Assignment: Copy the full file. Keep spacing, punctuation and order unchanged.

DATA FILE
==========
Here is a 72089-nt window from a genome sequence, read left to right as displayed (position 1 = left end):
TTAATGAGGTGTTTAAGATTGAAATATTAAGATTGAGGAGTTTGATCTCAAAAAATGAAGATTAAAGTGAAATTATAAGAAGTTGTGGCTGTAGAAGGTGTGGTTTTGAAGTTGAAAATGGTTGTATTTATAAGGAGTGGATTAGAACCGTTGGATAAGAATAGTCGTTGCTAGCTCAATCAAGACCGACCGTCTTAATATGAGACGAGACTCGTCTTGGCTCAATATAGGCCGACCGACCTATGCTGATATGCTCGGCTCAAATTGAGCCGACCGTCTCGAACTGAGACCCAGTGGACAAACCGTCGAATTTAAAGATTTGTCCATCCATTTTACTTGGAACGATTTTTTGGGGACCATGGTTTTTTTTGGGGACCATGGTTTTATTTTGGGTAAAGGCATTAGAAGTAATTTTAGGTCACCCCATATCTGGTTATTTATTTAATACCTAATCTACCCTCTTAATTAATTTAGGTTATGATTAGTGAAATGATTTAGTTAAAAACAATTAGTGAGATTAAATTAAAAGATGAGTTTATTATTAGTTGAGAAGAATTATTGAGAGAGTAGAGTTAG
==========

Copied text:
Here is a 72089-nt window from a genome sequence, read left to right as displayed (position 1 = left end):
TTAATGAGGTGTTTAAGATTGAAATATTAAGATTGAGGAGTTTGATCTCAAAAAATGAAGATTAAAGTGAAATTATAAGAAGTTGTGGCTGTAGAAGGTGTGGTTTTGAAGTTGAAAATGGTTGTATTTATAAGGAGTGGATTAGAACCGTTGGATAAGAATAGTCGTTGCTAGCTCAATCAAGACCGACCGTCTTAATATGAGACGAGACTCGTCTTGGCTCAATATAGGCCGACCGACCTATGCTGATATGCTCGGCTCAAATTGAGCCGACCGTCTCGAACTGAGACCCAGTGGACAAACCGTCGAATTTAAAGATTTGTCCATCCATTTTACTTGGAACGATTTTTTGGGGACCATGGTTTTTTTTGGGGACCATGGTTTTATTTTGGGTAAAGGCATTAGAAGTAATTTTAGGTCACCCCATATCTGGTTATTTATTTAATACCTAATCTACCCTCTTAATTAATTTAGGTTATGATTAGTGAAATGATTTAGTTAAAAACAATTAGTGAGATTAAATTAAAAGATGAGTTTATTATTAGTTGAGAAGAATTATTGAGAGAGTAGAGTTAG